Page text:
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Publication numberUS4622312 A
Publication typeGrant
Application numberUS 06/653,163
Publication dateNov 11, 1986
Filing dateSep 24, 1984
Priority dateSep 24, 1984
Fee statusPaid
Publication number06653163, 653163, US 4622312 A, US 4622312A, US-A-4622312, US4622312 A, US4622312A
InventorsArthur M. Felix, Edgar P. Heimer, Thomas F. Mowles
Original AssigneeHoffmann-La Roche Inc.
Export CitationBiBTeX, EndNote, RefMan
External Links: USPTO, USPTO Assignment, Espacenet
Growth hormone releasing factor analogs
US 4622312 A
Abstract
Novel growth hormone releasing factor analogs in which glycine at position 15 is replaced by appropriately selected amino acids demonstrate enhanced potency for the release of growth hormone and the analogs can be administered to a subject having a deficiency of growth hormone.
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Claims(38)
We claim:
1. A peptide of the formula ##STR3## wherein R represents Tyr, desNH2 --Tyr, Ac--Tyr or His; R2 represents Ala or D-Ala; R3 represents Lys or Ala; R4 represents Ala, Leu, Val, Ile, Nle or NVal; R5 represents Leu, Nle or Ile; R6 represents an amino acid sequence selected from Arg-Gln-Gln-Gly-Glu-Ser-Asn-Gln-Glu-Arg-Gly-Ala-Arg-Ala-Arg-Leu or fragments thereof where the fragment is reduced in number by one to fifteen amino acids from the carboxyl end; X is --OH or --NH2 ;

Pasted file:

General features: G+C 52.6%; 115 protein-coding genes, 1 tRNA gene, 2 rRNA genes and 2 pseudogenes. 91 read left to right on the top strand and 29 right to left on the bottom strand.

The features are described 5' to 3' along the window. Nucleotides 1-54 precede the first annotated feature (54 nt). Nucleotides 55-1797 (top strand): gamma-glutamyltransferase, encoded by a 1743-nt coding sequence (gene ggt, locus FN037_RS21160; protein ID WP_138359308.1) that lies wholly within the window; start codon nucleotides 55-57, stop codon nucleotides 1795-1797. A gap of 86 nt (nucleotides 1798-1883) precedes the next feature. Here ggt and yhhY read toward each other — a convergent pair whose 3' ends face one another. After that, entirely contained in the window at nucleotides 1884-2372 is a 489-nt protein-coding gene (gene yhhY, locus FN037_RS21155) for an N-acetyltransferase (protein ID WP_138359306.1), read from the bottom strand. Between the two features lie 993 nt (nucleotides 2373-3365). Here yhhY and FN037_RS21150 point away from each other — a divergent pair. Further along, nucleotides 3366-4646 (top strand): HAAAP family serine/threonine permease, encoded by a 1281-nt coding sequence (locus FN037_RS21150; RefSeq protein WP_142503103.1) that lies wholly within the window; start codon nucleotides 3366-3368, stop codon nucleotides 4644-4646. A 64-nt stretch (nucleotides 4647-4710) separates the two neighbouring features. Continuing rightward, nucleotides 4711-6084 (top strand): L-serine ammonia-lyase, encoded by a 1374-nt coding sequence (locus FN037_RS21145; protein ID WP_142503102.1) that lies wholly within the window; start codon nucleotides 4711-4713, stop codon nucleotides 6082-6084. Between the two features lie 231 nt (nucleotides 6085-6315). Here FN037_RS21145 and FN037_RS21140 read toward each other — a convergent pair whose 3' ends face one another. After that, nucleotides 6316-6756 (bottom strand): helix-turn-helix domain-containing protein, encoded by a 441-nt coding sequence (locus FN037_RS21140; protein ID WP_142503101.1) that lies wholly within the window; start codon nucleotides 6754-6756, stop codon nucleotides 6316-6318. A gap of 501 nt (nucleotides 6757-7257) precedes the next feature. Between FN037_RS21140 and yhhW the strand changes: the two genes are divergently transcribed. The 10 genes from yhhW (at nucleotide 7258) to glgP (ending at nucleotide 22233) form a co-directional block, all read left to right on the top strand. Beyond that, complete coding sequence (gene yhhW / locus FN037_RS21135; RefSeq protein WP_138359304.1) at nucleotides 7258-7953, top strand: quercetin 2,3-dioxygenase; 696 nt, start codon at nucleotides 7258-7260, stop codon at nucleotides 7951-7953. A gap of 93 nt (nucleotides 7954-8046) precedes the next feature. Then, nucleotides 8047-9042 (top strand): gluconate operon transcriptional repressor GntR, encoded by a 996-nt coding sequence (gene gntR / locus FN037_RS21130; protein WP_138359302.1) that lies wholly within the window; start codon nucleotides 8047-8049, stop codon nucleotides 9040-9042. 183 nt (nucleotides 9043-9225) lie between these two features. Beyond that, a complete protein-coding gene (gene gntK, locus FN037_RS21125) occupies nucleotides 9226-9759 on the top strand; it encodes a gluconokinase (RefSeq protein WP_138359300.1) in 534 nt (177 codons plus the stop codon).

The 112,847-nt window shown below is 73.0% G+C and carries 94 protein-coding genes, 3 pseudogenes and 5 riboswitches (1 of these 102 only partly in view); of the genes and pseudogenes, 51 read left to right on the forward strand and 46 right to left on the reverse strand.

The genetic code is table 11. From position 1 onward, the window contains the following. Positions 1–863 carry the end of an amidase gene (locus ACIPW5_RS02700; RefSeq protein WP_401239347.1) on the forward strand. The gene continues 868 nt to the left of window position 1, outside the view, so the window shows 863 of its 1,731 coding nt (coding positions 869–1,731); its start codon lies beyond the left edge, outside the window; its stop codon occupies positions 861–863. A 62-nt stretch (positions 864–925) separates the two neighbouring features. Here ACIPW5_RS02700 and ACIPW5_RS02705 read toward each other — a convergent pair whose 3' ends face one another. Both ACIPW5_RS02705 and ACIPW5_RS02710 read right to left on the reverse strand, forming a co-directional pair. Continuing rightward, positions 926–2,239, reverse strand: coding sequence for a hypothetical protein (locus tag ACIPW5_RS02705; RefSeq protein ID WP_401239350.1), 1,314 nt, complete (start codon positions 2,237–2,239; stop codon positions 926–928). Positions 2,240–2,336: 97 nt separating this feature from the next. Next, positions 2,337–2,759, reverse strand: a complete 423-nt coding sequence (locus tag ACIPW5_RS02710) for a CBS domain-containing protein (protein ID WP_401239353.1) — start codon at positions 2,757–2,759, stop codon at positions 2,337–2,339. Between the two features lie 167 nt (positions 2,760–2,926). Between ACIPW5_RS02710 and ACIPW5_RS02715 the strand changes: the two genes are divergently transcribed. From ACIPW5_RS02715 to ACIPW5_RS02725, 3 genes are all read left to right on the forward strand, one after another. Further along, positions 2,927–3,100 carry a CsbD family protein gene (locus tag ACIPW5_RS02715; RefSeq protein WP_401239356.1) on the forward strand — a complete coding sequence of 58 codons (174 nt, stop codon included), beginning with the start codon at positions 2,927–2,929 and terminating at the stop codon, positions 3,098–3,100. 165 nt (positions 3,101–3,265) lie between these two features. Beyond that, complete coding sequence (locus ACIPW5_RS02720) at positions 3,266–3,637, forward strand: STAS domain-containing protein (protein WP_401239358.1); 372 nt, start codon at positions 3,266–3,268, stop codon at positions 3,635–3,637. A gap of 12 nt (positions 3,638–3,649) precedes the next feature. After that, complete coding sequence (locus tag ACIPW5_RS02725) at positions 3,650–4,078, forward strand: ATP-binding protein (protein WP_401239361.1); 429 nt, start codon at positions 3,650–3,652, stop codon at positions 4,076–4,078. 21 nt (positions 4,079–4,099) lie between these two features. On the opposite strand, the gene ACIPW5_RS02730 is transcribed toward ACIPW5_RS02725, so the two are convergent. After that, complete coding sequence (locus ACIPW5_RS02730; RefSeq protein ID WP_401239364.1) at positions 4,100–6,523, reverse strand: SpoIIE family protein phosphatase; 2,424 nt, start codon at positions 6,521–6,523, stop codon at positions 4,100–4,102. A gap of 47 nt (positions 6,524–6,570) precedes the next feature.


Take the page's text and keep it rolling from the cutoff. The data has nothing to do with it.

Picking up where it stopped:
and, the pharmaceutically acceptable salts thereof.
2. A peptide according to claim 1 wherein R4 is Ala.
3. A peptide according to claim 2 wherein R is des-NH2 -Tyr.
4. A peptide according to claim 2 wherein R2 is D-Ala.
5. A peptide according to claim 1 wherein R is des-NH2 -Tyr, R2 is D-Ala and R4 is Ala.
6. A peptide according to claim 1 wherein R6 is Arg.